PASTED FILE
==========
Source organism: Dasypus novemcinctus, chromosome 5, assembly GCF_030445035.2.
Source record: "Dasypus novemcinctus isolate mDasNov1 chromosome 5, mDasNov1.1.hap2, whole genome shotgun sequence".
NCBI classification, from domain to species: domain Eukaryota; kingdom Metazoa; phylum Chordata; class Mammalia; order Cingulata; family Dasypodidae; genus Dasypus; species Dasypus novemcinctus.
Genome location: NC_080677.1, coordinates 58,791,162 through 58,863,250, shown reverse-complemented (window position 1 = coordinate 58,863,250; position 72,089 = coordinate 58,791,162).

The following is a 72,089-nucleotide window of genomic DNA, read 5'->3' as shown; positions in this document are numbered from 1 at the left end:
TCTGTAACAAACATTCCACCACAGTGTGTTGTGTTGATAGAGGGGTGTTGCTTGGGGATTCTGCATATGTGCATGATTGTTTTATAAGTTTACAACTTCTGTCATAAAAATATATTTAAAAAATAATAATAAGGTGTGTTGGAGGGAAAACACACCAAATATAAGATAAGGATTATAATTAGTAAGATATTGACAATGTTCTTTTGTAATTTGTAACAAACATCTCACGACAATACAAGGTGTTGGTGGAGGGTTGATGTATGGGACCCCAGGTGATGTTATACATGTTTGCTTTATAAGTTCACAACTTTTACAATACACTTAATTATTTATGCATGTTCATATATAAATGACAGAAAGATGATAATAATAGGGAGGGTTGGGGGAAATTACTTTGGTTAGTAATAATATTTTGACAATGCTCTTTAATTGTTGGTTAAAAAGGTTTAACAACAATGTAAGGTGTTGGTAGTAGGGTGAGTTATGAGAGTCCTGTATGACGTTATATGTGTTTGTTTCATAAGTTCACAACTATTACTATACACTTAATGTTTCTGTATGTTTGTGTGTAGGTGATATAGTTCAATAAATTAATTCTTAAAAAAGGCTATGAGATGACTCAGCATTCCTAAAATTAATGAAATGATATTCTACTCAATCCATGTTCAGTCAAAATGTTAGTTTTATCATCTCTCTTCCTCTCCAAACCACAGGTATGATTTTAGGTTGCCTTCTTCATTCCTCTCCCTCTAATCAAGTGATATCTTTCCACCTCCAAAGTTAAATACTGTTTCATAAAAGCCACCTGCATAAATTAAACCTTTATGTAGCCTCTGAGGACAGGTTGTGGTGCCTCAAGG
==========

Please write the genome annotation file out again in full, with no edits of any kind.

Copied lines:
Source organism: Dasypus novemcinctus, chromosome 5, assembly GCF_030445035.2.
Source record: "Dasypus novemcinctus isolate mDasNov1 chromosome 5, mDasNov1.1.hap2, whole genome shotgun sequence".
NCBI classification, from domain to species: domain Eukaryota; kingdom Metazoa; phylum Chordata; class Mammalia; order Cingulata; family Dasypodidae; genus Dasypus; species Dasypus novemcinctus.
Genome location: NC_080677.1, coordinates 58,791,162 through 58,863,250, shown reverse-complemented (window position 1 = coordinate 58,863,250; position 72,089 = coordinate 58,791,162).

The following is a 72,089-nucleotide window of genomic DNA, read 5'->3' as shown; positions in this document are numbered from 1 at the left end:
TCTGTAACAAACATTCCACCACAGTGTGTTGTGTTGATAGAGGGGTGTTGCTTGGGGATTCTGCATATGTGCATGATTGTTTTATAAGTTTACAACTTCTGTCATAAAAATATATTTAAAAAATAATAATAAGGTGTGTTGGAGGGAAAACACACCAAATATAAGATAAGGATTATAATTAGTAAGATATTGACAATGTTCTTTTGTAATTTGTAACAAACATCTCACGACAATACAAGGTGTTGGTGGAGGGTTGATGTATGGGACCCCAGGTGATGTTATACATGTTTGCTTTATAAGTTCACAACTTTTACAATACACTTAATTATTTATGCATGTTCATATATAAATGACAGAAAGATGATAATAATAGGGAGGGTTGGGGGAAATTACTTTGGTTAGTAATAATATTTTGACAATGCTCTTTAATTGTTGGTTAAAAAGGTTTAACAACAATGTAAGGTGTTGGTAGTAGGGTGAGTTATGAGAGTCCTGTATGACGTTATATGTGTTTGTTTCATAAGTTCACAACTATTACTATACACTTAATGTTTCTGTATGTTTGTGTGTAGGTGATATAGTTCAATAAATTAATTCTTAAAAAAGGCTATGAGATGACTCAGCATTCCTAAAATTAATGAAATGATATTCTACTCAATCCATGTTCAGTCAAAATGTTAGTTTTATCATCTCTCTTCCTCTCCAAACCACAGGTATGATTTTAGGTTGCCTTCTTCATTCCTCTCCCTCTAATCAAGTGATATCTTTCCACCTCCAAAGTTAAATACTGTTTCATAAAAGCCACCTGCATAAATTAAACCTTTATGTAGCCTCTGAGGACAGGTTGTGGTGCCTCAAGG